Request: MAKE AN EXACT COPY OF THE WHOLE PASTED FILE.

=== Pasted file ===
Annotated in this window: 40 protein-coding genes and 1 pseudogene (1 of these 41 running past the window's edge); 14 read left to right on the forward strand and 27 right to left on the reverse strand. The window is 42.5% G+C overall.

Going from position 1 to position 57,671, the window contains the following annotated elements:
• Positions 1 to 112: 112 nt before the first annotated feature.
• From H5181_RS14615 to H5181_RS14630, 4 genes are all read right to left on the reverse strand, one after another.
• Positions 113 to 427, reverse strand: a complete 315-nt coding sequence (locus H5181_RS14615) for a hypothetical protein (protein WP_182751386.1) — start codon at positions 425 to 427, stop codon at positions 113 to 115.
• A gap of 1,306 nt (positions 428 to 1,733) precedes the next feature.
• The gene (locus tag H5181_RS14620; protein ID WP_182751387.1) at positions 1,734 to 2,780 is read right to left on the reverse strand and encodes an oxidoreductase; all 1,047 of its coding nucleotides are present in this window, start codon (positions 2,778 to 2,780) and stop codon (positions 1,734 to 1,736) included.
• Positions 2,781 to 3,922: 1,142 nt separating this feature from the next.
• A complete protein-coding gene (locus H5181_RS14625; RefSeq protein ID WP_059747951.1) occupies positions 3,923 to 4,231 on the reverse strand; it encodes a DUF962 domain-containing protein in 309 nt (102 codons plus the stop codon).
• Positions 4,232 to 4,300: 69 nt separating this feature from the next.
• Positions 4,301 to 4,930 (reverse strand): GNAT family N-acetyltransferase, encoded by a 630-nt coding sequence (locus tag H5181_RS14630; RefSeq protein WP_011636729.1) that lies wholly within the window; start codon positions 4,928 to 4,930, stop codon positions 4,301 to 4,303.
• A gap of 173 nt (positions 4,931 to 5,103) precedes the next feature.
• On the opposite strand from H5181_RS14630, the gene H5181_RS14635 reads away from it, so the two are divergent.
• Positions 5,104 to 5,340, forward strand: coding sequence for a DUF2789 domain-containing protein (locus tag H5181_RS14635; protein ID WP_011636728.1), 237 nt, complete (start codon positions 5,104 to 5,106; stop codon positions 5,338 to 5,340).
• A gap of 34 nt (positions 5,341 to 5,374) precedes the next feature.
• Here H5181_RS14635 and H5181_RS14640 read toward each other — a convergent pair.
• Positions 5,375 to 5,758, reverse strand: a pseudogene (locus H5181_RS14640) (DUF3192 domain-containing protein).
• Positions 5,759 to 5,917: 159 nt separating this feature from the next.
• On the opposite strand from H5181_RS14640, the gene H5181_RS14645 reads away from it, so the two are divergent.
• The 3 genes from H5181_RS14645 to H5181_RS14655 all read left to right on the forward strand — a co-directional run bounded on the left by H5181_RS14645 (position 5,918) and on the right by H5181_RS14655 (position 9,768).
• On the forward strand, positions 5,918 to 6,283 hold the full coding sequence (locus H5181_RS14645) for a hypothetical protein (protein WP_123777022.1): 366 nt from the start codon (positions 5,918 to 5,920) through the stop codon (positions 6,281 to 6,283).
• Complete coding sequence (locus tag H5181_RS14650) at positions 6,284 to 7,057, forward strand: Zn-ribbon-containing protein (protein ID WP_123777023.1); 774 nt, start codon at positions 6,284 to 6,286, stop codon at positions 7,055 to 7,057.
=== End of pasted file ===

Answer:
Annotated in this window: 40 protein-coding genes and 1 pseudogene (1 of these 41 running past the window's edge); 14 read left to right on the forward strand and 27 right to left on the reverse strand. The window is 42.5% G+C overall.

Going from position 1 to position 57,671, the window contains the following annotated elements:
• Positions 1 to 112: 112 nt before the first annotated feature.
• From H5181_RS14615 to H5181_RS14630, 4 genes are all read right to left on the reverse strand, one after another.
• Positions 113 to 427, reverse strand: a complete 315-nt coding sequence (locus H5181_RS14615) for a hypothetical protein (protein WP_182751386.1) — start codon at positions 425 to 427, stop codon at positions 113 to 115.
• A gap of 1,306 nt (positions 428 to 1,733) precedes the next feature.
• The gene (locus tag H5181_RS14620; protein ID WP_182751387.1) at positions 1,734 to 2,780 is read right to left on the reverse strand and encodes an oxidoreductase; all 1,047 of its coding nucleotides are present in this window, start codon (positions 2,778 to 2,780) and stop codon (positions 1,734 to 1,736) included.
• Positions 2,781 to 3,922: 1,142 nt separating this feature from the next.
• A complete protein-coding gene (locus H5181_RS14625; RefSeq protein ID WP_059747951.1) occupies positions 3,923 to 4,231 on the reverse strand; it encodes a DUF962 domain-containing protein in 309 nt (102 codons plus the stop codon).
• Positions 4,232 to 4,300: 69 nt separating this feature from the next.
• Positions 4,301 to 4,930 (reverse strand): GNAT family N-acetyltransferase, encoded by a 630-nt coding sequence (locus tag H5181_RS14630; RefSeq protein WP_011636729.1) that lies wholly within the window; start codon positions 4,928 to 4,930, stop codon positions 4,301 to 4,303.
• A gap of 173 nt (positions 4,931 to 5,103) precedes the next feature.
• On the opposite strand from H5181_RS14630, the gene H5181_RS14635 reads away from it, so the two are divergent.
• Positions 5,104 to 5,340, forward strand: coding sequence for a DUF2789 domain-containing protein (locus tag H5181_RS14635; protein ID WP_011636728.1), 237 nt, complete (start codon positions 5,104 to 5,106; stop codon positions 5,338 to 5,340).
• A gap of 34 nt (positions 5,341 to 5,374) precedes the next feature.
• Here H5181_RS14635 and H5181_RS14640 read toward each other — a convergent pair.
• Positions 5,375 to 5,758, reverse strand: a pseudogene (locus H5181_RS14640) (DUF3192 domain-containing protein).
• Positions 5,759 to 5,917: 159 nt separating this feature from the next.
• On the opposite strand from H5181_RS14640, the gene H5181_RS14645 reads away from it, so the two are divergent.
• The 3 genes from H5181_RS14645 to H5181_RS14655 all read left to right on the forward strand — a co-directional run bounded on the left by H5181_RS14645 (position 5,918) and on the right by H5181_RS14655 (position 9,768).
• On the forward strand, positions 5,918 to 6,283 hold the full coding sequence (locus H5181_RS14645) for a hypothetical protein (protein WP_123777022.1): 366 nt from the start codon (positions 5,918 to 5,920) through the stop codon (positions 6,281 to 6,283).
• Complete coding sequence (locus tag H5181_RS14650) at positions 6,284 to 7,057, forward strand: Zn-ribbon-containing protein (protein ID WP_123777023.1); 774 nt, start codon at positions 6,284 to 6,286, stop codon at positions 7,055 to 7,057.